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Graduate Land surveyor Jobs

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Helping you find a career as a Land surveyor

As a land surveyor you will measure and collect data on specific areas of land (e.g. information about boundaries, buildings and features, both natural and man-made).

What does a Land surveyor do?
A land surveyor’s daily responsibilities might include:

  • Making use of geographical information systems (GIS) to analyse and interpret site features

  • Producing detailed reports

  • Using a range of equipment to produce surveys. E.g. GPS

  • Analysing information ready to pass on to other professionals

  • Measuring the ground

  • Gathering data on the earth’s physical features and man-made elements through surveys

  • Processing data

  • Digitally mapping plans

  • Interpreting data though maps, charts and plans

  • Utilising data from a range of resources. E.g. Aerial photography, satellite surveys and laser beam measuring systems

  • Using computer-aided design (CAD) to present information

  • Keeping up-to-date with new and emerging technology

  • Providing advice to clients

  • Managing projects from start to finish

What skills and interests should an Land surveyor have?
A land surveyor will be expected to have a mixture of solid technical skills (e.g. working with geographical information systems: GIS, and with computer-assisted design - CAD - software). You will be expected to know how to conduct a geographical survey as well as to interpret its results.
What hours does a Land surveyor typically do?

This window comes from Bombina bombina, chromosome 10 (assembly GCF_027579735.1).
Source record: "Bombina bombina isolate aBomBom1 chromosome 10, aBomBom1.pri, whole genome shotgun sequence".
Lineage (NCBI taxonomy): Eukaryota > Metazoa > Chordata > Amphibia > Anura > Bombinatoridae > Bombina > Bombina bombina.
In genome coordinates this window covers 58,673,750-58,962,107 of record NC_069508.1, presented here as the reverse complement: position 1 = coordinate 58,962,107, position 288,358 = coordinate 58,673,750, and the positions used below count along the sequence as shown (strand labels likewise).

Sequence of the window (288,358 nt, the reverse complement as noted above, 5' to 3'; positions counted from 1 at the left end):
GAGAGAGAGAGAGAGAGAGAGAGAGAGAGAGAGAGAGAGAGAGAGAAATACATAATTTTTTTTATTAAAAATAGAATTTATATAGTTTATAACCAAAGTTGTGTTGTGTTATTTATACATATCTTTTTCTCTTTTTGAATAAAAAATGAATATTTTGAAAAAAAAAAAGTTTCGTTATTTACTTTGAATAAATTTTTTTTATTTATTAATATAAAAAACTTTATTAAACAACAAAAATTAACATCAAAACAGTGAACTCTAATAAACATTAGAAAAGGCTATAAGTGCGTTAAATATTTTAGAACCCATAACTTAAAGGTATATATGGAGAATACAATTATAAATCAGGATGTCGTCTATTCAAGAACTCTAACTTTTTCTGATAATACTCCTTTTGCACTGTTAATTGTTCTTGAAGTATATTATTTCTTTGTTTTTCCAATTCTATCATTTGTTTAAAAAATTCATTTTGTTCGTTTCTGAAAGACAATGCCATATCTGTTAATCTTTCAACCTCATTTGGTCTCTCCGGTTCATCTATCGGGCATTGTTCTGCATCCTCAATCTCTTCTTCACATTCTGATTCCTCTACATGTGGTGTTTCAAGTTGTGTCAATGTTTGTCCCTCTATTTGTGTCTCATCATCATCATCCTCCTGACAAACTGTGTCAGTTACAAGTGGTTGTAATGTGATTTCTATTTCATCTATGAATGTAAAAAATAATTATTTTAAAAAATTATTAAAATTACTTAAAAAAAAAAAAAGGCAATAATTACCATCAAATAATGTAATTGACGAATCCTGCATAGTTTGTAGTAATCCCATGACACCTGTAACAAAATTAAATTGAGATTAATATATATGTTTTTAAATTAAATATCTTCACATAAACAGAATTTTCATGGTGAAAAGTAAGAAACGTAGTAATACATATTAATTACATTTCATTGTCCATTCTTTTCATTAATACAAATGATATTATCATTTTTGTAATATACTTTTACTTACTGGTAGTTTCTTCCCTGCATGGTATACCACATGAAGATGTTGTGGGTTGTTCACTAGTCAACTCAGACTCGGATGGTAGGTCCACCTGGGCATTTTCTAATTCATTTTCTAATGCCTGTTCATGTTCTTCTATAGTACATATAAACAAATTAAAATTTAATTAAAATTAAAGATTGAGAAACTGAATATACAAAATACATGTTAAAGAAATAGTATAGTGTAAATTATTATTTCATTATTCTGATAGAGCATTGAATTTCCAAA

Working hours are mainly 9am to 5pm, but this largely depends on where you are based.
What environment is a Land surveyor based in?
Surveyors are both office and site-based. You must expect to spend a good part of your time working outdoors.
How much does a Land surveyor travel?
You will frequently find that you are working away from home, whether it is elsewhere in the UK or anywhere around the world, as overseas work is widely available.
How much does a Land surveyor get paid?
Starting salaries for land surveyors range between £20,000 and £25,000 per annum, with experience and chartered status, this can rise to between £25,000 and £45,000.

Once you are at a senior position that includes more responsibility and management, surveyors can earn up to £70,000 per year.
Perks & benefits

  • The chance to travel, with expenses paid for by the company

  • Performance bonuses

What qualifications does a Land surveyor need?
You will normally need a degree in a relevant subject. Some companies may offer apprenticeship schemes for those without degrees, although these are rarer.
Useful subjects to study at school & university
  • Civil or structural engineering

  • Earth science

  • Environmental science

  • Geology

  • Geography or physical geography

  • Land or estate surveying

  • Mathematics

  • Physics

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